New orders for durable goods increased 1.4 percent (nonannualized) in June, following a 2.3 decline in May. However, orders for nondefense capital goods excluding aircraft fell 0.7 percent in June and is now down 2.6 percent for the year. Shipments fell for the first time since February, decreasing 1.1 percent in June, and are down 0.8 percent on a year-over-year basis. Inventories rose for the sixteenth month in a row, rising 0.2 percent, but the inventory-to-shipments ratio remained virtually unchanged from 1.5 in May.
New single-family home sales fell 6.6% in June after falling 2.2% in May. Combined May and June’s declines have negated almost all of April’s large, 10.0% gain and bring the current sales pace down 40.0% from its historical peak. Inventories of new single-family homes, as measured by the current sales pace, increased slightly in June but remain just under the recent high seen in March.
Real GDP grew at an 3.4 percent annualized rate in 2007:IIQ, according to the advance estimate by the Bureau of Economic Analysis. The acceleration from first quarter's four-year low (0.6 percent) reflected an increase in exports, private nonresidential investment, a decrease in imports (which takes away from GDP growth), and a slowdown in losses to residential fixed investment. A deceleration in the rate of growth in personal consumption expenditures, from 3.7 percent to 1.3 percent in the second quarter, partly offset gains in other areas and was primarily due to a drop in demand for durable (8.8 percent to 1.3 percent) and nondurable (3.0 percent to -0.3 percent) goods. Business fixed investment posted the largest increase in five quarters, rising 8.1 percent. Also, the free fall in residential fixed investment show signs of slowing down, only falling 9.3 percent, compared to -16.4 percent average over the last four quarters. Exports grew strongly, from 1.1 percent annualized growth in the first quarter to 6.4 percent, while imports fell by 2.6 percent, the first decrease in imports since 2003:IQ.
The University of Michigan's Consumer Sentiment posted a healthy gain for July (90.4) after spending four months in the 80s. Consumer confidence is higher than the levels recorded last month and last year, which reflects a more favorable outlook on the economy in July. Optimism for employment and income defused reactions to climbing food and gas prices. However, long-term (5-10 year) inflation expectations increased slightly (to 3.6%) from last month (3.3%) and last year (3.2%), but are still in-line with the recent average. Short-term inflation expectations were unchanged from last month (4.2%) and up slightly from last year (3.8%).
As reported by the National Association of Realtors, existing single-family-home sales fell 3.8 percent in June, following May’s 0.5 percent decline. June’s decline brings the series down to its lowest level since late 2002 and 20.2 percent below its peak in September 2005. The median sales price of existing single-family homes increased 3.3 percent (to $230,100), the fifth consecutive monthly increase.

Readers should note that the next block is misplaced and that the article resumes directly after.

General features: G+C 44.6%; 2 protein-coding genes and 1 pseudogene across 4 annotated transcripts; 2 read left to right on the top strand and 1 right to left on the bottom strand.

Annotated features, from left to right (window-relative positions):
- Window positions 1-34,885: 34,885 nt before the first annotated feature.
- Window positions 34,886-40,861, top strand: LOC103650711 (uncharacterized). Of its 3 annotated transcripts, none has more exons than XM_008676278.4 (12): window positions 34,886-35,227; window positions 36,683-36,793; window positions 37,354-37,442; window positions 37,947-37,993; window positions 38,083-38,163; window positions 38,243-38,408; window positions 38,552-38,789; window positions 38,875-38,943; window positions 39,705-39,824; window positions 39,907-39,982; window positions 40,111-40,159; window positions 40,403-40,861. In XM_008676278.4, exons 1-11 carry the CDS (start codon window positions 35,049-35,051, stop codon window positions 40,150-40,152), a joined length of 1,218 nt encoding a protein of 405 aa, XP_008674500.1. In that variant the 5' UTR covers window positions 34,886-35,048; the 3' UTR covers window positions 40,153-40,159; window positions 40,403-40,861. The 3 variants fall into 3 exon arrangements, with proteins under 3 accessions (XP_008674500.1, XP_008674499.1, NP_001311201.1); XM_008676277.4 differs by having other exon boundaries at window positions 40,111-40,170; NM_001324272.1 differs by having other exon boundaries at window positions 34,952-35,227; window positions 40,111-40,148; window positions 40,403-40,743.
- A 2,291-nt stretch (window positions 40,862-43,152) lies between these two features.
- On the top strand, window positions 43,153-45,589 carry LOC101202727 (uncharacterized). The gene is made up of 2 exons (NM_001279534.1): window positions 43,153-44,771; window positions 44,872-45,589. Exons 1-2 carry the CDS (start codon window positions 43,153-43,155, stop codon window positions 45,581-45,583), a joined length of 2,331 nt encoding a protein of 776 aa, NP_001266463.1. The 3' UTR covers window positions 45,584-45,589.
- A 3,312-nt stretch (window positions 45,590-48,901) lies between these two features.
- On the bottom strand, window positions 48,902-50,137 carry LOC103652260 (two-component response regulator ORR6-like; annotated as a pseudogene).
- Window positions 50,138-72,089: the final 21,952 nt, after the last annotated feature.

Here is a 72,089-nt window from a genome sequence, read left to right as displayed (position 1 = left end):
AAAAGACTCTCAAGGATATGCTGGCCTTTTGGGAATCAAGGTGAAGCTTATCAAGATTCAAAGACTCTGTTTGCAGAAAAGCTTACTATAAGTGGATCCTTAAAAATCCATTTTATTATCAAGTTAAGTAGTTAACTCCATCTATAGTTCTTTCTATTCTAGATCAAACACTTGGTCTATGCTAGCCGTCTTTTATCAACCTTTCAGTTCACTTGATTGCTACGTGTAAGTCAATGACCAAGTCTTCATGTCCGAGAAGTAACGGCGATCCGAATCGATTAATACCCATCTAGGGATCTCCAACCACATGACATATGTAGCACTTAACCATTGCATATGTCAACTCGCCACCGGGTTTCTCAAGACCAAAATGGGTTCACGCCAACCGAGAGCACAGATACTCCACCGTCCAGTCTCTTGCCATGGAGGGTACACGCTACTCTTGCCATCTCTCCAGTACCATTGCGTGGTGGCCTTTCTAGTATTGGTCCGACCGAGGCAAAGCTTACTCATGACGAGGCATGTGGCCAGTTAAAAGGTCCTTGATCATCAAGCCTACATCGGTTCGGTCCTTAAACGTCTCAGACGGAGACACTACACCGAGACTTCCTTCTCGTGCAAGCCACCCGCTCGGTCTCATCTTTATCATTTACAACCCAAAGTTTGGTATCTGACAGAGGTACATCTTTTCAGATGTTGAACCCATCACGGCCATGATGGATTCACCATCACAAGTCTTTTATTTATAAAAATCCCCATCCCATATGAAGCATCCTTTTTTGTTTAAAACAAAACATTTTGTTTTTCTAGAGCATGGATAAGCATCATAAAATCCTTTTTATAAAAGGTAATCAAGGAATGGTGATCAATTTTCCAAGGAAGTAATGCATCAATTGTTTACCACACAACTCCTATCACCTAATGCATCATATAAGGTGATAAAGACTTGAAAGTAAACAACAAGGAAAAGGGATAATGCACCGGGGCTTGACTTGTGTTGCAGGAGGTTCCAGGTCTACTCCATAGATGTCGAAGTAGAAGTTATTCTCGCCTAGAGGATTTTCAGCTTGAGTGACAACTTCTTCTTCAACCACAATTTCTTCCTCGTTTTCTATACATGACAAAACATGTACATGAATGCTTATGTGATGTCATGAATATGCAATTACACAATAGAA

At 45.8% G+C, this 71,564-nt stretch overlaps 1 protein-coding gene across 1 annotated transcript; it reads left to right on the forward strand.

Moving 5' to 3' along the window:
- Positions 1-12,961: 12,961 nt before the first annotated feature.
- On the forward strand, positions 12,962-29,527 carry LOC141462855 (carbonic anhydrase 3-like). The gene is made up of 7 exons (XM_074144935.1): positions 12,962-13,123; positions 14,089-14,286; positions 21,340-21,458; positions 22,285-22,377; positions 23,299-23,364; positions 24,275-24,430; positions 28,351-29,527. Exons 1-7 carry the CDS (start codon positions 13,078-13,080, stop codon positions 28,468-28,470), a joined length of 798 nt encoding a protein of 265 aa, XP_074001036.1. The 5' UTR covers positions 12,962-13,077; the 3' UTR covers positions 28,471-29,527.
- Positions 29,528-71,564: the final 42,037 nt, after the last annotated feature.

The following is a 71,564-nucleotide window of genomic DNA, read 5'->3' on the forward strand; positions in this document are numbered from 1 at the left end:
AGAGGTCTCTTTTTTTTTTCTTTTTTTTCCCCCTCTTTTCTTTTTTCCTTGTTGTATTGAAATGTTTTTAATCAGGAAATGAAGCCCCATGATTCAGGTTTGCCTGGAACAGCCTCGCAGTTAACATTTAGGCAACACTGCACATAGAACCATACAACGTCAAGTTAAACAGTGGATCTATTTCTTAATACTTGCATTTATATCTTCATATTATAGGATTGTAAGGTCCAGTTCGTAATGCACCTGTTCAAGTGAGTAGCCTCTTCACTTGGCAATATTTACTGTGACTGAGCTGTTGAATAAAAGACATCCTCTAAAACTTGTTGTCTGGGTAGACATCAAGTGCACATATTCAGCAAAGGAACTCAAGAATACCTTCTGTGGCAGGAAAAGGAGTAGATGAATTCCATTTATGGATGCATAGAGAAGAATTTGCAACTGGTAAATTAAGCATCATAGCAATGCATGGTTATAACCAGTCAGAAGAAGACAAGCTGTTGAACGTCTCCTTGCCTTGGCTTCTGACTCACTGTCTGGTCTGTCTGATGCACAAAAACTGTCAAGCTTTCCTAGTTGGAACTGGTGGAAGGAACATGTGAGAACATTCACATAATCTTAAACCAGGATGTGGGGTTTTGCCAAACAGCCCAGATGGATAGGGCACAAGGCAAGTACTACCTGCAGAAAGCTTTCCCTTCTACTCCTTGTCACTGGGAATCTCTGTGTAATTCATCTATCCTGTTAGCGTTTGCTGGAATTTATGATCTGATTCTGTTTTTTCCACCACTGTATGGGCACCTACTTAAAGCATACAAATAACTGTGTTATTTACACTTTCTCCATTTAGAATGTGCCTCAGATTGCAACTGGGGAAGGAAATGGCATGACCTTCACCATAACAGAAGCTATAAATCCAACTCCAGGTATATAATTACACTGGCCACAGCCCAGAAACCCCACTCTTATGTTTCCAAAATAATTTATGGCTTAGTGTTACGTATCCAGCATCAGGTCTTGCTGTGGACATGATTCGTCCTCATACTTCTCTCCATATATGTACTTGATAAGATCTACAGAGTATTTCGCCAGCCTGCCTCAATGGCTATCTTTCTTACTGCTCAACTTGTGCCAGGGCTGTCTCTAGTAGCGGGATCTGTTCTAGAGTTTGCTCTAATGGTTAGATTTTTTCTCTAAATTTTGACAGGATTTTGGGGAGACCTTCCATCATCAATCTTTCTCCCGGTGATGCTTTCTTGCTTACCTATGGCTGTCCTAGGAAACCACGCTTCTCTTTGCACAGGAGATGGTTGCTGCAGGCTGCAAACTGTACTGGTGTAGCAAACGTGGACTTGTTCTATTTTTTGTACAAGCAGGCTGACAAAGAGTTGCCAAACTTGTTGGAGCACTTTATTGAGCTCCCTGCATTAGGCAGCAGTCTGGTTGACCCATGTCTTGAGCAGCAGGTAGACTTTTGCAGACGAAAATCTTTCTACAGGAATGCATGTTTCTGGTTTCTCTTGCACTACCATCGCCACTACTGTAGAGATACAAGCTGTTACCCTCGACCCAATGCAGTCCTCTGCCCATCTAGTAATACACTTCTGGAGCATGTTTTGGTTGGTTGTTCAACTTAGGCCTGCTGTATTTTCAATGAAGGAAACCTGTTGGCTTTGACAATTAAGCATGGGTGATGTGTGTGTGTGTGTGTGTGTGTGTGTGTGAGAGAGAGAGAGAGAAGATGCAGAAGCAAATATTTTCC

Total housing starts increased 2.3 percent in June, while single-family starts were effectively unchanged. Single-family starts are currently down 37.3 percent from their peak in January 2006 but have stabilized somewhat in recent months. Over the past five months, single-family starts have increased 2.5 percent. Permits for single-family homes, which some claim to be an indicator of future construction activity, fell 4.1 percent in June and have shown no real signs of stabilizing. Since peaking in September 2005, permits have steadily fallen 43.3 percent.
The Producer Price Index dropped 2.8 percent (annualized rate) in June, following four months of sharp growth including last month’s 11.4 percent jump. Large decreases in food and energy, falling 9.6 percent and 12.1 percent, respectively, led to an overall drop in the PPI. The core PPI (PPI excluding food and energy) rose 3.8 percent, following a 2.3 percent increase in May, and flat readings in March and April. Further down the production line indicators were mixed, with prices in core intermediate goods increasing 5.1 percent, their smallest increase since February, and prices of core crude goods falling 2.5 percent, the first drop for the series since November 2006.
Industrial production, affirming gains in the ISM manufacturing index and some regional FRB manufacturing reports, rose 6.8 percent (annualized rate) in June, after a downward revision to May’s slight decrease—from 0.5 percent to 1.5 percent. All three major industrial groups—-manufacturing, mining, and utilities—grew in June, led by a 7.2 percent spike in manufacturing output. Motor vehicles and parts production surged 35.0 percent in June, the largest jump since November 2006, making growth in the second quarter the highest since the third quarter of 2003. However, some industry analysts are reporting that auto makers may be ramping up current production due to uncertainty surrounding upcoming labor negotiations.